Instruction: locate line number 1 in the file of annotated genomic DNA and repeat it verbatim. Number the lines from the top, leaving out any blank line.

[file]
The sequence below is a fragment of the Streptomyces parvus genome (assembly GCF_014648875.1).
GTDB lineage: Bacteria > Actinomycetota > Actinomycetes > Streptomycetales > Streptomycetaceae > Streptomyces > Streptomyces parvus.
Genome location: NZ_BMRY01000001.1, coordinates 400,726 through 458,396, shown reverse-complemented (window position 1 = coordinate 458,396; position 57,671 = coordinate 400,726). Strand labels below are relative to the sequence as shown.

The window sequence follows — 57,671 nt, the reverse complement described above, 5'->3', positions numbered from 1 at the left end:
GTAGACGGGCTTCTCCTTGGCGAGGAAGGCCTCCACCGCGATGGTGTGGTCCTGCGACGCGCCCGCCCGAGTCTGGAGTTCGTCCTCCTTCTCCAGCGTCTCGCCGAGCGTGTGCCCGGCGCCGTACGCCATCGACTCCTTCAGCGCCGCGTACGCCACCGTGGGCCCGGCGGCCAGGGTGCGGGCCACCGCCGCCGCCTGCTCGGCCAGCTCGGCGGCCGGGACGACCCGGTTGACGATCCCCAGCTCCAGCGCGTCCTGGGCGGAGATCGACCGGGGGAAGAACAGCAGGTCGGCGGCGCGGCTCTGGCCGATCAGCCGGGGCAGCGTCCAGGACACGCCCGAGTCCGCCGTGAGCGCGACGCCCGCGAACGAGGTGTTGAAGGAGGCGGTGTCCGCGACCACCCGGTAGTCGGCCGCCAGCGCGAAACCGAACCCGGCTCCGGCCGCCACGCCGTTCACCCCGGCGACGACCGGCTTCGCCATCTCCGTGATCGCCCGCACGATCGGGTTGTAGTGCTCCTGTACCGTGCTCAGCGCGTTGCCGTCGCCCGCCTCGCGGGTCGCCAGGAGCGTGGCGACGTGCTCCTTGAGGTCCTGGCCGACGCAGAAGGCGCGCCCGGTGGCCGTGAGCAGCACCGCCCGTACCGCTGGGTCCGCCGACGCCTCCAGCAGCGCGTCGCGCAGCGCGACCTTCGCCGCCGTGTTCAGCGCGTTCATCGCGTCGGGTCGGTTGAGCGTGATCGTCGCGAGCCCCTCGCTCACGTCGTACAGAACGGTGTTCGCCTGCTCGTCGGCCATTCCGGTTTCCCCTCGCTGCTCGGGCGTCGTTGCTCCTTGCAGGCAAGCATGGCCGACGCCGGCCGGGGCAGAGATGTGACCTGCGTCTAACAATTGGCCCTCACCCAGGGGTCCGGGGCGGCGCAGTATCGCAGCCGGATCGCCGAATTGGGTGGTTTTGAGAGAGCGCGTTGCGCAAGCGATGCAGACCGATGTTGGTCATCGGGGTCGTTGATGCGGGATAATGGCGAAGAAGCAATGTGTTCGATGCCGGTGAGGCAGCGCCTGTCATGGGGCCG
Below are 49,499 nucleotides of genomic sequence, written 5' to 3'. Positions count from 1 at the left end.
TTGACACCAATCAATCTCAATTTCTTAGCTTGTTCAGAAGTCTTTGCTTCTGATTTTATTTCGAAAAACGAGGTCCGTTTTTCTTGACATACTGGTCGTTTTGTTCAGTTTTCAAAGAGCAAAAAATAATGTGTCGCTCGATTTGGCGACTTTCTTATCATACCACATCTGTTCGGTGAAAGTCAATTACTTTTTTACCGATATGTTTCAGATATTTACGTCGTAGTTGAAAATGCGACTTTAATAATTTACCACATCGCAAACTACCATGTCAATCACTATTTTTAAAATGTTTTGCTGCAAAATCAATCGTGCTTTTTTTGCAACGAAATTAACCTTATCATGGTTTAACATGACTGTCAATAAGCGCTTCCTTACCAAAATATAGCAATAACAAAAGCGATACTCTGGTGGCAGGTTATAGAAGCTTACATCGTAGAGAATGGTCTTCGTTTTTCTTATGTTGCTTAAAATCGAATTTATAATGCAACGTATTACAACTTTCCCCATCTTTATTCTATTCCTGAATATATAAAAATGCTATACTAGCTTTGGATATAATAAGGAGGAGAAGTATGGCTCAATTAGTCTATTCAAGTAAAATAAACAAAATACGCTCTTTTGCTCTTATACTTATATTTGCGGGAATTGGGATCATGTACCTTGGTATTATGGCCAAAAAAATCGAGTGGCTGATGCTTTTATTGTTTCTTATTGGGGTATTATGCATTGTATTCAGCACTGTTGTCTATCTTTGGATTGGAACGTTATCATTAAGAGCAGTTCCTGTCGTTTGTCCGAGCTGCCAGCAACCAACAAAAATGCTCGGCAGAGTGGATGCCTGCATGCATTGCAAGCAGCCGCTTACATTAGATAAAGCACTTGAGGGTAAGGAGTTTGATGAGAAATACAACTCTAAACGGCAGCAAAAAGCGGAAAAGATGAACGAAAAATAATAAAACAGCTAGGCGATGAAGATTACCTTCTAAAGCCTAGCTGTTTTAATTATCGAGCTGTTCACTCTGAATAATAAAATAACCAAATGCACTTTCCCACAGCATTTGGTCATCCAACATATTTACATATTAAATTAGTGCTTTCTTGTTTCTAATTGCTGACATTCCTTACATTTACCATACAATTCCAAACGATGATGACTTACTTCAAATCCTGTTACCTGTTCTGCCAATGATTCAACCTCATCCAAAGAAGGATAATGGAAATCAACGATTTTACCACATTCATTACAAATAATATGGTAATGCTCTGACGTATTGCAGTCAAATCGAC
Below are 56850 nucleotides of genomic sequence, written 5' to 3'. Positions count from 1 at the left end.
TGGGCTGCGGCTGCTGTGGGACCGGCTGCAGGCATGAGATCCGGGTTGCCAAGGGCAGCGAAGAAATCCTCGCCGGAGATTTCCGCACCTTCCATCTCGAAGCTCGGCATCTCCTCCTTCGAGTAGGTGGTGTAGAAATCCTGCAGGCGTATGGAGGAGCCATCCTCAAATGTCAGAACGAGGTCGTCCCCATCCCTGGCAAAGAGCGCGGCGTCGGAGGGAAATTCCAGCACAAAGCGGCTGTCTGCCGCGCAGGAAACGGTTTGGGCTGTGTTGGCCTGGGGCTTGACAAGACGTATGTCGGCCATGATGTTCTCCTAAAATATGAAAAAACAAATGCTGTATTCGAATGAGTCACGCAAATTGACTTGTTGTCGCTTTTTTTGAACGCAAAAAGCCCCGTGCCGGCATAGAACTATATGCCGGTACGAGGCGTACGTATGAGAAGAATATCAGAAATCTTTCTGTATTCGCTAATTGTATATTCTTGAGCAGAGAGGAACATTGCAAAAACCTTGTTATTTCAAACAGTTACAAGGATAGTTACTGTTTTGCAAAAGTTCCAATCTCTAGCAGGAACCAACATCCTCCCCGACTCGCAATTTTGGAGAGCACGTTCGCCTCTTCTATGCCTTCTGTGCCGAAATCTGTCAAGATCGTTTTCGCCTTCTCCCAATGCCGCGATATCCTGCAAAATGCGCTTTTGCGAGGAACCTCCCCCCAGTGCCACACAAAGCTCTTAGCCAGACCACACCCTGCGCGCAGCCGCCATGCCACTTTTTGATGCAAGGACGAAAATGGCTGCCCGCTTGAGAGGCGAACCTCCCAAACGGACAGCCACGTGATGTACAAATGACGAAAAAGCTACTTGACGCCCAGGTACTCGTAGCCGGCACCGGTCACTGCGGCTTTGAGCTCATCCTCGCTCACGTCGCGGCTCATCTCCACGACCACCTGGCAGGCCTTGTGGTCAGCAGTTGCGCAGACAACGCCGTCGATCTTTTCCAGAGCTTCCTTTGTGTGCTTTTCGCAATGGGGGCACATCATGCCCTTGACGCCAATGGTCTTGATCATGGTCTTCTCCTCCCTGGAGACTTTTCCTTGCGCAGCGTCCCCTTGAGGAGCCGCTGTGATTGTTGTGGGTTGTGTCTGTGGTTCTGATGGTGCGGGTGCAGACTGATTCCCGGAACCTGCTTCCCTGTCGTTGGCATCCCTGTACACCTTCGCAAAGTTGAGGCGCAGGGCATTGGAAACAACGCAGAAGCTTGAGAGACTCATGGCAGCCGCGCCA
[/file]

The sequence below is a fragment of the Streptomyces parvus genome (assembly GCF_014648875.1).